Wednesday, June 16
Last year, a crew working with 60 Minutes ‘ Ed Bradley put a miniature camera on a social worker’s eyeglasses and sent him to work at a Charlotte, N.C., hospital for an investigation of Charter Behavioral Health System facilities for the mentally ill, in which there had been three patient deaths within four months. His exposé aired in April on 60 Minutes II , taking up the full hour. Earlier this month, the Charlotte hospital closed its doors, and CBS is taking credit for it. Tonight, it runs the show again with an update. “I’ve never seen anything that’s had the immediate result that this broadcast had,” said Mr. Bradley.
But, what’s a 60 Minutes guy doing on 60 Minutes II , which has its own cast and crew? Mr. Bradley said 60 Minutes always airs multiple segments and wouldn’t have the room Mr. Bradley wanted for his piece. ” 60 Minutes II has that format,” he said. “They’re willing to do an hour once a year.”
How is the new show doing? “They’re off to a good start,” he said, implying that II has a long way to go. “We’ve had 30 years at it. This is their first year.” Squirts. [WCBS, 2, 9 P.M.]
Thursday, June 17
There was Henry Miller, there was Anaïs Nin, and there is Julia Dahl, who wrote Neve Campbell’s girl-to-girl kiss scene for Party of Five .
She also wrote Wonderland , which opened at the American Place Theater on Monday, June 14. It’s got plenty of Party of Five -grist in it: a splintered family, an errant, infidel smooch, a suicide. But then there’s also other things you wouldn’t find on Fox: a deconstruction of Holden Caulfield, a debate on free will, raunchy humor. Ms. Dahl wrote it four years ago, when she was 24.
Still, over a late-night dinner at the Theater District’s Cafe Un Deux Trois the conversation kept coming back to Ms. Campbell and that lesbian kiss.
“I don’t believe that the character of Julia Salinger is actually a lesbian,” said Ms. Dahl.
“I think she had a collegiate tryst, like so many women do. It was never meant to say that she was a lesbian. All along it was just meant to say that she was searching for intimacy and this was one way, you know …”
Ms. Campbell was not exactly thrilled with the plot line when she was approached about it, Ms. Dahl said. With a sizzling kiss between her and Denise Richards in Wild Things , she was afraid of becoming type cast as a Class A chichi dyke. But then, things fell into place. “She was so open to it and generous about it and … having a little bit of reservation, she did it, anyway,” said Ms. Dahl.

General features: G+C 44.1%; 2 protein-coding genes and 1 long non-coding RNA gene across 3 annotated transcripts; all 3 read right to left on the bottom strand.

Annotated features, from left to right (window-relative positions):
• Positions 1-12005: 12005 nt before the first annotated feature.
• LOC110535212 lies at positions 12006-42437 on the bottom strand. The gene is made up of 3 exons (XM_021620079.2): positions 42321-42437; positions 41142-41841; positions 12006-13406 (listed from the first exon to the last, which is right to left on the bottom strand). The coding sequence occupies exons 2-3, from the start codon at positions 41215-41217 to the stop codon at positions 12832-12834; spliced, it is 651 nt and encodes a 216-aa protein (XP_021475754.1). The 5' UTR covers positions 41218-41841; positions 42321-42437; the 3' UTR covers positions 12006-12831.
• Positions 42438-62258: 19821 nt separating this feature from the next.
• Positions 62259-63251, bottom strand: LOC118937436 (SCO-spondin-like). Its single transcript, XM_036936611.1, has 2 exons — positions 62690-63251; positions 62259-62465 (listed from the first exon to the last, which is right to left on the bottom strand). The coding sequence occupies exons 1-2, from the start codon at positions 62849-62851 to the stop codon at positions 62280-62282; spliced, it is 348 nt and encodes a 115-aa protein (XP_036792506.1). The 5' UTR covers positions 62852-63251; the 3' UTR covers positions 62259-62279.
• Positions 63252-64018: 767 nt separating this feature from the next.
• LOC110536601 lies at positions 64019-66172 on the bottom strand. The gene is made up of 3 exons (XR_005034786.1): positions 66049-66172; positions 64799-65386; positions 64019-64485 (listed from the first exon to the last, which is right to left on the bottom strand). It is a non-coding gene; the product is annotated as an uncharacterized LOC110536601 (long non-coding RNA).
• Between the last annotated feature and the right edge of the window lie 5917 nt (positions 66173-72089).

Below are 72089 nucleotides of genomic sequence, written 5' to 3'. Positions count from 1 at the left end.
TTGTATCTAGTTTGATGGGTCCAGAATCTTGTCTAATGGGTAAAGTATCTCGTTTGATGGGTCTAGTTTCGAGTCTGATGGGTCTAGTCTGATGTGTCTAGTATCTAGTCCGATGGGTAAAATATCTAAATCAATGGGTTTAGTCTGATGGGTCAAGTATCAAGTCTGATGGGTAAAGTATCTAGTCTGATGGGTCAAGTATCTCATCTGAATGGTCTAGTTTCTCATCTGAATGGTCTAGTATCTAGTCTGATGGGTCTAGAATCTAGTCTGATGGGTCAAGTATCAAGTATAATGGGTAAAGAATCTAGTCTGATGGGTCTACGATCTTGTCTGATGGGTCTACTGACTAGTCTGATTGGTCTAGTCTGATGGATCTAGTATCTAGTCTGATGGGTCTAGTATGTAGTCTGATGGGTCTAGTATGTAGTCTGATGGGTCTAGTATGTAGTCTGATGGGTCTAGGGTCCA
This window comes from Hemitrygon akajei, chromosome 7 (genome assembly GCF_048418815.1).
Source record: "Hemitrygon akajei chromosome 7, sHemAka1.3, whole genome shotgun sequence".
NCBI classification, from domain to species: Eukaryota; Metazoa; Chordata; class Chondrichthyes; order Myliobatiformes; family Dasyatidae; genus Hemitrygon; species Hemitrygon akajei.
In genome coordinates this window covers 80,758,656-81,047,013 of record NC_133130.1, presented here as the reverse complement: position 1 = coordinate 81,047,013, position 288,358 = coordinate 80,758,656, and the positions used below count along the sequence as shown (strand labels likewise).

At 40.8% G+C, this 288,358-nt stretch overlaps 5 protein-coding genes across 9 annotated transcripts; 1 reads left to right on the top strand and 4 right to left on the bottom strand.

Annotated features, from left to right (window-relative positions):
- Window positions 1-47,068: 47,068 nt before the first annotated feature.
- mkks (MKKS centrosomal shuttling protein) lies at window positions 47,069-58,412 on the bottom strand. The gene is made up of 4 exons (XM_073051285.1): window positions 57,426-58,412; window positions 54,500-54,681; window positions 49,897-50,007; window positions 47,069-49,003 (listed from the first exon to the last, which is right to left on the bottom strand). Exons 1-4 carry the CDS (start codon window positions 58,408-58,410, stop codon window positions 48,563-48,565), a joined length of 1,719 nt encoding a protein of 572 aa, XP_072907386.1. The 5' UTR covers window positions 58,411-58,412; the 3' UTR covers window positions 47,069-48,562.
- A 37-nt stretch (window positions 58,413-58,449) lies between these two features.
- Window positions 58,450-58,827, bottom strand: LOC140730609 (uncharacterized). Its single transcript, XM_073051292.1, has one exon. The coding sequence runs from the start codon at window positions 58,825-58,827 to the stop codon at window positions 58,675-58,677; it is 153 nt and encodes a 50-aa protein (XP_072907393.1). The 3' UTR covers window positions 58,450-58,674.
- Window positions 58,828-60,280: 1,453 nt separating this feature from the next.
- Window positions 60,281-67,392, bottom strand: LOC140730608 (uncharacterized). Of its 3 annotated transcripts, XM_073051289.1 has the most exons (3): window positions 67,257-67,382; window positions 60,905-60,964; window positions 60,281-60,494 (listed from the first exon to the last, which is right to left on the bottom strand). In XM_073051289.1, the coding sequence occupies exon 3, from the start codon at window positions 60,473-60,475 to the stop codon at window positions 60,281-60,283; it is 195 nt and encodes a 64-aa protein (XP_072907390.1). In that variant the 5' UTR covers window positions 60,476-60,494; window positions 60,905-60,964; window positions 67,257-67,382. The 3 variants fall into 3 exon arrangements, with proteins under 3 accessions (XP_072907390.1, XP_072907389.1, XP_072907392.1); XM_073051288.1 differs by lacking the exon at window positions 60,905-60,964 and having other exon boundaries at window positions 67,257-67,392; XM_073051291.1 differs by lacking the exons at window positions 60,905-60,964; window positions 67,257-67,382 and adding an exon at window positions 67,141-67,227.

The morning after Wonderland opened, Ms. Dahl left for Los Angeles to sit down with her fellow writers–who started a few weeks ago–and try to figure out exactly what will happen to Ms. Campbell’s character. [Lifetime, 12, 7 P.M.]
Friday, June 18
The Love Boat: The Next Wave still airs Friday nights, so you can still catch Robert Urich as the ship’s skipper trying to do the best he can, raising a 15-year-old son while helming the luxury liner. [WWOR, 9, 9 P.M.]
Saturday, June 19
HBO has picked up the animated version of Austin Powers and is likely to get with it voice-overs from Mike Myers. While HBO refuses to discuss the show–it’s “in development”–sources told NYTV that the network was happy enough with the idea to order up 13 episodes.
The writers are already working on it, even if HBO won’t admit it. It probably will come out of the Film Roman production house, which also does The Simpsons , Futurama and King of the Hill . Mr. Myers was not available for comment. The show won’t be ready until at least the end of this year. Meanwhile, start your day strong with a dose of Arnold Schwarzenegger in The Last Action Hero . [HBO, 32, 8 A.M.]
Sunday, June 20
Anthony Michael Hall just can’t get around the John Hughes thing. And why should he? He spent most of the 80’s in Mr. Hughes’ movies, running around in Molly Ringwald’s wake, looking like a super-horny Archie Andrews. And he was very good at it! But tonight, when he makes his big comeback as Bill Gates in TNT’s Pirates of Silicon Valley –if only Mr. Hughes had directed this one!–he’ll be playing a grown-up version of one of his 80’s sprouts. As a matter of fact, Mr. Hughes once directed him in a kind of a Bill Gates prequel– Weird Science –in which he and his best buddy somehow whip up Kelly LeBrock.
But it’s been a long while since anyone’s seen Mr. Hall, now 31. Mr. Hall said he is hoping the Gates movie–also starring ER ‘s Noah Wyle as Apple founder Steve Jobs–hauls him out of Where Is He Now territory.
“It’s been difficult to prove myself,” Mr. Hall said groggily–he had just gotten up–from his apartment in Los Angeles. “For years, people didn’t know how to place me. I’m a survivor and I work hard and I knew that I would continue and persevere.”
Mr. Hall has released his own rock album. His band’s called Hall of Mirrors, as in Anthony Michael Hall . “We’re trying to do something cool.” The album can be sampled on the band’s Web site, hallofmirrors.com. The idea for the Web site was inspired by Mr. Gates, whom Mr. Hall said he has come to respect.
“I don’t see him as evil,” he said. “I wanted to show his work ethic and a sense of his discipline. With Gates, you never get the sense that he is personalizing his success … ”
A representative for Mr. Gates, John Pinette, said, “He’s not much of a TV watcher so it’s tough to know if he’ll see it at all.” Mr. Pinette said there are inaccuracies in the film: Mr. Gates convincing I.B.M. to let him design a personal computer operating system. Mr. Pinette said I.B.M. had approached Mr. Gates. “On any given day there’s a whole lot written about Bill,” he said. “Sometimes it’s true, sometimes not. His attitude is, generally, it comes with the job.” [TNT, 3, 8 P.M.]
Monday, June 21
DeForest Kelley is dead. He died at 79 last week in Woodland Hills, Calif. But his spirit lives on through Dr. McCoy tonight, on Star Trek . In this episode, Bones passes through a ripple in time and winds up changing the past. Would that he could have done it in real life! [Sci-Fi Channel, 44, 7 P.M.]
Tuesday, June 22
ABC television is facing a brain drain that could wind up leaving the network a far less talented place than it used to be (and that’s just not what Big Yellow, which has the lowest ratings of the Big Three, needs right now).